Coronavirus pushes Yemen to the brink
"For us, death is normal," said Amal Mansour. "But I am still afraid of coronavirus." Mansour, 28, lives in the Yemeni capital, Sanaa. She's worried because coronavirus, which has been in the country since mid-April, is adding to the problems of a people already made weak and vulnerable by a cholera epidemic and five years of civil war.
Deficient health care system
Amal Mansour admits she once held great hopes for her country – back in 2011, when the old government was ousted in the wake of the Arab Spring rebellions. "I absolutely wanted to stay in my country, to see for myself how it would develop," she said. But then everything took a different course. In 2015, the war began. "And now we have the coronavirus in the country as well. My home can't cope with an epidemic," she said.
As a freelance journalist for international media outlets, Mansour has closely observed how Yemen has handled the outbreak. She relates how the few hospitals that are still intact have refused to take in infected people, partly because staff members there lack adequate protection equipment.
"As a nurse, I want to help and treat patients," said Irene Versoza, a nurse at the University of Science and Technology Hospital in Sanaa, in a recent report from the UN Office for the Coordination of Humanitarian Affairs. "Even if I want to treat, how can I do that without personal protective equipment? My focus would shift from the patient to worrying about if I will get infected."
Mansour reports that many Yemenis don't dare go to hospitals, for fear of becoming infected themselves. She said people in Yemen have experienced many terrible things, but said coronavirus could be the final blow.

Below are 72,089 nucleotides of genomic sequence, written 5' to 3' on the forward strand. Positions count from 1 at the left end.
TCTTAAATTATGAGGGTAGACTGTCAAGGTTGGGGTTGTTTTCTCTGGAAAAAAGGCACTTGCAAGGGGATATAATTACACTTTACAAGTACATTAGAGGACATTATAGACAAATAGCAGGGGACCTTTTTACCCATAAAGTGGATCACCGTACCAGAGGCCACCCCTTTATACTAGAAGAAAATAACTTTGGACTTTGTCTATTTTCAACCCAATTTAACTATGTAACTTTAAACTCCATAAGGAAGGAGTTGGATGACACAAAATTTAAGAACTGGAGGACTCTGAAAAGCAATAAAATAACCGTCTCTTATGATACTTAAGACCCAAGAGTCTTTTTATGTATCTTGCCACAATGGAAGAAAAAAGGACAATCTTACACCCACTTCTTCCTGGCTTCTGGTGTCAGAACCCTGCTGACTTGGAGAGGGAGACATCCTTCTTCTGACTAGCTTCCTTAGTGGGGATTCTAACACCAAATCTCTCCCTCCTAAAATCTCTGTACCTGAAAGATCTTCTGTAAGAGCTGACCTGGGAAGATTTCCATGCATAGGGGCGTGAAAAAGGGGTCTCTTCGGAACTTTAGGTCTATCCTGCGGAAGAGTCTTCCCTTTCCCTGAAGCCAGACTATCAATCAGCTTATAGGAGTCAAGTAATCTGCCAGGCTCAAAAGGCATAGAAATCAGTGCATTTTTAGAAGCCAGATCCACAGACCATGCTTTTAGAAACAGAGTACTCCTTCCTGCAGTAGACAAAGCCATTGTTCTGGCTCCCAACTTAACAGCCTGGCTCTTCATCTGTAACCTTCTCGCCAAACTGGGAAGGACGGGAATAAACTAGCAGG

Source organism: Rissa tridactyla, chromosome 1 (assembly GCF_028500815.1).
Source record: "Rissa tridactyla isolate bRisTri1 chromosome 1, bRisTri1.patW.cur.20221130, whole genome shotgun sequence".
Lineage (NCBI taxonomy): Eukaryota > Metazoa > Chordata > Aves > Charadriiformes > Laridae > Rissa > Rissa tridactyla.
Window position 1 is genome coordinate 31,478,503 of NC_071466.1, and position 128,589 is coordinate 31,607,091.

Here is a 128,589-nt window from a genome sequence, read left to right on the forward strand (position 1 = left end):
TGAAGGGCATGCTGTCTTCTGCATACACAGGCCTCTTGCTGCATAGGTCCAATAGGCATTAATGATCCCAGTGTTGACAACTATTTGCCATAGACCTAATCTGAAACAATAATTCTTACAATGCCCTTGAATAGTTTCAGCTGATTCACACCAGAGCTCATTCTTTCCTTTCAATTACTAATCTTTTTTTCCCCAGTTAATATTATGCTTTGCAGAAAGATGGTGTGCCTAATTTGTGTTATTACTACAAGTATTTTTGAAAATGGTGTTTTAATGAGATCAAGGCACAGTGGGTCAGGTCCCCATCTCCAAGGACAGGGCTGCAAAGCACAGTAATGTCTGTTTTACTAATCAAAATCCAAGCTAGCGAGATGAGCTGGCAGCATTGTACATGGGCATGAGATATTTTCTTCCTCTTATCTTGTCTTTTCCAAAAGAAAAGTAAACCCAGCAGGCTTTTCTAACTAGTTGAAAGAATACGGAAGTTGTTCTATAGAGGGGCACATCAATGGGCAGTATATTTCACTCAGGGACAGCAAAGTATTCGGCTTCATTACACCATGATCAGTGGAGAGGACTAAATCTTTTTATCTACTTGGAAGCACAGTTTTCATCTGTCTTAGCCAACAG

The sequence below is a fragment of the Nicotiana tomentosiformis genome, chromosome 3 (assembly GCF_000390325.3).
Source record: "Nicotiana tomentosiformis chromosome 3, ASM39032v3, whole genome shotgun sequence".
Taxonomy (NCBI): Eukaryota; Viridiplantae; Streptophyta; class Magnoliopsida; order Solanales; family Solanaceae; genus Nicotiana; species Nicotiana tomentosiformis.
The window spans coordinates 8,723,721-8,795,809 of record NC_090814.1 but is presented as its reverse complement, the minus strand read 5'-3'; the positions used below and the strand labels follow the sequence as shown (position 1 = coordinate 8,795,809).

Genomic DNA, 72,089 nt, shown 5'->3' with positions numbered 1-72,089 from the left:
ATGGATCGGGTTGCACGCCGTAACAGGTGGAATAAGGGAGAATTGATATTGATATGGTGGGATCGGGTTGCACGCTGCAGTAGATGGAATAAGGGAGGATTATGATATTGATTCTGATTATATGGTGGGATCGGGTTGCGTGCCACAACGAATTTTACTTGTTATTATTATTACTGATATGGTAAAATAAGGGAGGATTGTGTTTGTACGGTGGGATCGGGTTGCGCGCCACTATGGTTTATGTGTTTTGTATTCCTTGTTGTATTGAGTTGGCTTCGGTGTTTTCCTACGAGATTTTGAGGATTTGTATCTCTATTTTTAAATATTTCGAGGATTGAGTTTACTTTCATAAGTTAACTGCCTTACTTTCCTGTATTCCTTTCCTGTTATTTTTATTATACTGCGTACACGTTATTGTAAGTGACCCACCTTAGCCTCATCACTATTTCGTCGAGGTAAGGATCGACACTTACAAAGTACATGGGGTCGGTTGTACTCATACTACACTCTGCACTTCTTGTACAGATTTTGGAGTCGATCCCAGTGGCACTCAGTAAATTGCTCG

Complicated proxy war
A complicated proxy war has been raging in Yemen for the last five years. At its core, it's a conflict between Houthi rebels and the internationally recognised government of exiled President Abd Rabbo Mansour Hadi. The latter, however, is backed by a military coalition led by Saudi Arabia and the United Arab Emirates.
Saudi Arabia, a Sunni monarchy, sees the Houthis as allies of its arch-enemy, the predominately Shia Muslim nation of Iran. The Houthis took control of large parts of Yemen in late 2014, including Sanaa, where they drove out Hadi and his government. He and Prime Minister Maeen Abdulmalik Saeed are now based in Saudi Arabia.
Aden, in southern Yemen, remained the provisional seat of government. A few weeks ago, however, the coastal city was overrun by separatists. They announced plans to "self-govern" the city and other southern provinces in April, amid a unilateral two-week cease-fire declared by the Saudi-led military coalition, later extended until the end of May. The cease-fire was meant to give the United Nations more time to mediate between the Houthis and the government.